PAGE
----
Marines: Aging Amphibs Get Thermal Sights

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April 7, 2007: The U.S. Marine Corps are giving its aging amphibious vehicles the latest thermal sights. The marines have not upgraded their AAV7 amphibious vehicles because the new EFV (Expeditionary Fighting Vehicle) was supposed to enter service next year. There have been several delays, and now it appears that the 36 ton EFV won't show up for another three years. The current force of 1,057 AAV7s entered service three decades ago and are falling apart. Moreover, some two thirds of the AAV7s saw service in Iraq, where they got as much use in two months as they normally did in two years of peacetime operations. In response to this, most of the AAV7s are being refurbished, so they can still be used until the end of the decade, when enough EFVs will be entering service to replace the older vehicles.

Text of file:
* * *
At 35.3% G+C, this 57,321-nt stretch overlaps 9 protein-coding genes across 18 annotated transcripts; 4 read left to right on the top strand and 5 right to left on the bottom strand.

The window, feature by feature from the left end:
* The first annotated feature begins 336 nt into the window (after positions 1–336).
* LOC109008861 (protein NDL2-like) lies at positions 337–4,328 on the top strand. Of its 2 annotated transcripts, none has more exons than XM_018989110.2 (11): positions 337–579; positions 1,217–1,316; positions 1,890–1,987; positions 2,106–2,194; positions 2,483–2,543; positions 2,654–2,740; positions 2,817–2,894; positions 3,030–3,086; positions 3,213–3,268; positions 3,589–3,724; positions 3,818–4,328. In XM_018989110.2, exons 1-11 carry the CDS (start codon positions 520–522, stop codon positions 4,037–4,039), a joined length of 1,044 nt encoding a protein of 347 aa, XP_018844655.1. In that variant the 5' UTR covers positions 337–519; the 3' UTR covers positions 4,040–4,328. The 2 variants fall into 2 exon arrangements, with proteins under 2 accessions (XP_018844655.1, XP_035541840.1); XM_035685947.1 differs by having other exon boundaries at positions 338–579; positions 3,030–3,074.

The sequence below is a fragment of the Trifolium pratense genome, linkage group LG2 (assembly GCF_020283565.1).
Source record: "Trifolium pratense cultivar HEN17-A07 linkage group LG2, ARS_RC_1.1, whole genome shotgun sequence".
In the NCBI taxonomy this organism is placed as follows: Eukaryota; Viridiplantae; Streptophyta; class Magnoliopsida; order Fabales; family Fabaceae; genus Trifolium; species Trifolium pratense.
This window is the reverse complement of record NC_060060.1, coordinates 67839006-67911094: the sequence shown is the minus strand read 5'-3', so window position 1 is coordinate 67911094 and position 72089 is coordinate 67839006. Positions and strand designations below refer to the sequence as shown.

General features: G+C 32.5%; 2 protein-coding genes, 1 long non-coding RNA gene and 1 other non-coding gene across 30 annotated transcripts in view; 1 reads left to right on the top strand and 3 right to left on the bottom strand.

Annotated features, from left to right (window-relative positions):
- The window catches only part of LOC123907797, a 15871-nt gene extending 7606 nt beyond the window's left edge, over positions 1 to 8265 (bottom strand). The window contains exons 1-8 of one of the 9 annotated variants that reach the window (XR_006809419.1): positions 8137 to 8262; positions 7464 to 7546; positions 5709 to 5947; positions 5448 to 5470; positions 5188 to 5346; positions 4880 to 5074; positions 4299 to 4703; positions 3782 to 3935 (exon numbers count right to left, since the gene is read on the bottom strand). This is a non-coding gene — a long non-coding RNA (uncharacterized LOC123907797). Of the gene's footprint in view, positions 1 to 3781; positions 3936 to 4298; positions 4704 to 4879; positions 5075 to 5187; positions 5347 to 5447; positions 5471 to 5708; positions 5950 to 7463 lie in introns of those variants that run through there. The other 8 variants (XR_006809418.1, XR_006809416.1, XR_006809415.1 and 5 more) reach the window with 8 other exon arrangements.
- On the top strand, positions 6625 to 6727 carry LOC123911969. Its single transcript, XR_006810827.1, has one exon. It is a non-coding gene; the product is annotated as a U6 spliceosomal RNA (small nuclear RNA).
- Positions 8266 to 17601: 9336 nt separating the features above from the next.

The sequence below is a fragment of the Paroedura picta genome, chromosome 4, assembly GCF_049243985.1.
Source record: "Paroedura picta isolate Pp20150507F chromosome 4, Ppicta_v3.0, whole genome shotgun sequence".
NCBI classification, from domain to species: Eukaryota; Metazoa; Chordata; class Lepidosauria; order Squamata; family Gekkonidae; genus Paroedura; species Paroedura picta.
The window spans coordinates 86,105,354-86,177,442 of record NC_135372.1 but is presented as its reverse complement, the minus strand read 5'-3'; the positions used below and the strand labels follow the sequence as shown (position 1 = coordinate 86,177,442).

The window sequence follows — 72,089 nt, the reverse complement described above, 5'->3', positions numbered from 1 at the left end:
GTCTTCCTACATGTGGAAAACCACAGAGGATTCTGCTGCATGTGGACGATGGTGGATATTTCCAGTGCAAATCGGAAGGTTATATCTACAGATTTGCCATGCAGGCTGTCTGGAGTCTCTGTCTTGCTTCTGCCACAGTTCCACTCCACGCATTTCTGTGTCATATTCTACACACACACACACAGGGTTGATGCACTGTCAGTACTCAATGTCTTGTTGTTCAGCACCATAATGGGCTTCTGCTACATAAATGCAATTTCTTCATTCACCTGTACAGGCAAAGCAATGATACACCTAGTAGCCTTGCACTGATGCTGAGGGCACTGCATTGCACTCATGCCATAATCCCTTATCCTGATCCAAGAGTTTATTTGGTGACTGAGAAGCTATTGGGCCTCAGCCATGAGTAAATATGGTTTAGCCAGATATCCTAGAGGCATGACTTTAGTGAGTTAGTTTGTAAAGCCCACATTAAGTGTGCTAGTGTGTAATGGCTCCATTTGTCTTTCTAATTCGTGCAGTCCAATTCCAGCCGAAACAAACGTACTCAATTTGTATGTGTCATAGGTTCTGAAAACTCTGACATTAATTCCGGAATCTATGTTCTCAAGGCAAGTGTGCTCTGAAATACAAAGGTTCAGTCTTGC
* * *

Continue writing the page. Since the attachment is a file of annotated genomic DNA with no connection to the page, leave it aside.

The AAVs are currently equipped with starlight scopes, and enable marines to see about a kilometer at night. The M36E3 Thermal Sight can see out to more than four kilometers, and can see through fog and sand storms. With the prospect of more EFV delays, it made sense to give current marine armored vehicles the same kind of night vision capability the EFV will have, and most U.S. Army armored vehicles already have.

 


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